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Perspective | From flood to pandemic: Why NC is ready for what comes next

Twenty years ago, when I was in my third year teaching English at Tarboro High School, one of my knucklehead students casually said to me at the end of a bright September day: “Hey, Mr. Smith, there’s a 500-mile wide hurricane off the coast. Looks like we’re going to get wet.” 

None of us quite knew what to expect from — or how to prepare for — Hurricane Floyd. It rained in eastern North Carolina for 60 hours straight. We lost 52 lives, 36 from drowning.

For nearly a month, Tarboro High School became a Red Cross Relief shelter and National Guard Command Center, where evacuees ate Campbell’s tomato soup, slept on cots in the gym, and toileted and showered in makeshift facilities set up in the parking lot. Homes in nearby Princeville were underwater for what seemed like forever. Every aspect of our rural existence pivoted in an instant.

When Hurricane Matthew slammed eastern North Carolina in 2016, we saw it coming, and when Hurricane Florence dumped 8 trillion gallons of rain on us in 2018, we were ready. The communities of eastern North Carolina have weathered three “500 year” floods in the last 20 years, and we know how to prepare for crisis and respond to calamity. 

The educators of our region have been so thoroughly tested by past disasters that we may not fully realize how ready we are to take on our current pandemic. When faced with catastrophe, we innovate our way through it — together.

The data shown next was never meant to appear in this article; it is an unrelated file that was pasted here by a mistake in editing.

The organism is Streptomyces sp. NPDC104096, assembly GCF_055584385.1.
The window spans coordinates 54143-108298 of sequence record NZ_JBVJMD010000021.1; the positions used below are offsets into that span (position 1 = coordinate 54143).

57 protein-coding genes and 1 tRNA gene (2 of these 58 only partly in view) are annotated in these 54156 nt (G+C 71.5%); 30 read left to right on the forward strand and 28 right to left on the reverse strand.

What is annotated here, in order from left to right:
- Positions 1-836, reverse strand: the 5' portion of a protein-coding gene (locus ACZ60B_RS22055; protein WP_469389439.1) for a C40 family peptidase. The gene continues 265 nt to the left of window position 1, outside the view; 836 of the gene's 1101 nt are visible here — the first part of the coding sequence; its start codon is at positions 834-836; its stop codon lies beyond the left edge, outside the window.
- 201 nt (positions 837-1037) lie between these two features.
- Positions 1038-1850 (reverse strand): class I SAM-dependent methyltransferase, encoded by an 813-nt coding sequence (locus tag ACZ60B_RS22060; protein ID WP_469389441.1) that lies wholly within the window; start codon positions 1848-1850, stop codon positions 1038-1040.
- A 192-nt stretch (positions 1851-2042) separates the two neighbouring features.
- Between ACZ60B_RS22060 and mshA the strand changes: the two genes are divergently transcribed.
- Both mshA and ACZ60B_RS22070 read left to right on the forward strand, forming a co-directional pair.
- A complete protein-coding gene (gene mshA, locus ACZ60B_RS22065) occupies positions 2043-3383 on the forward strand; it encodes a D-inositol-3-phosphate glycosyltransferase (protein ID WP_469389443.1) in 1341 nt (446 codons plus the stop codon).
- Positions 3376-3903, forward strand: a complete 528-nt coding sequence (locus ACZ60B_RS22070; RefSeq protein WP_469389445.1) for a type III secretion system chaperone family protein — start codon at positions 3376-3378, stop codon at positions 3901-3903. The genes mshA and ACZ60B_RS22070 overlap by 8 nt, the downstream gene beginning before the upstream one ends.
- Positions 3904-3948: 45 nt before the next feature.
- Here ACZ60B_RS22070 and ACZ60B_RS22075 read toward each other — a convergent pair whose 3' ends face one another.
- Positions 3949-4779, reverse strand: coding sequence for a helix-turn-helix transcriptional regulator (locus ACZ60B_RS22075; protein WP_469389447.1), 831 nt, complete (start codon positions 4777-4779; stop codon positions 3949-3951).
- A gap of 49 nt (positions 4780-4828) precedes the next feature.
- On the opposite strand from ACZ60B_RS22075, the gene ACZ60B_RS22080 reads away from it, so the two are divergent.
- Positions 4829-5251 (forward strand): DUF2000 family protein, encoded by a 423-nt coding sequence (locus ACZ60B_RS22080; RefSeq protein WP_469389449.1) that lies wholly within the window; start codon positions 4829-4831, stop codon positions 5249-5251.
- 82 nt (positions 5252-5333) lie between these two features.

When Gov. Roy Cooper issued his first executive order on Saturday, March 14, closing schools for two weeks due to the pandemic, every school system across our state immediately sprang into action to tackle both common and unique challenges we face. Many of our schools in Tier 1, economically-distressed counties — like Edgecombe County Public Schools (ECPS), where I have spent my entire career as a teacher and principal — front-loaded our work in the area of child nutrition.

Our district leaders knew from experience that our first priority was to feed children, and we needed to act quickly. We knew that a centralized pick-up system would not be sufficient because the same children who eat two meals per day at school would likely not have transportation to get to pick-up sites. So ECPS transformed our bus routes into curbside food delivery, and our classified staff — bus drivers, child nutrition, and administrative staff — became our most valuable resource in our first wave of response to the pandemic.

Our district leaders looked at the problem through the eyes of children: How could a food delivery system be designed to ensure that each child eats even though he or she is not on our campuses?  If the system was too complex, too difficult to communicate to parents, or dependent upon factors outside of our control, it would not be deployable, effective, or sustainable — and kids would suffer. Think human-centered design meets child nutrition meets crisis management.

We innovated in an instant to meet the challenges of the moment — and we did so with existing resources. Sometimes we have to innovate inside the box.  Educators who have worked in resource-deprived environments know all about doing more with less, making ends meet, and innovating because we have to.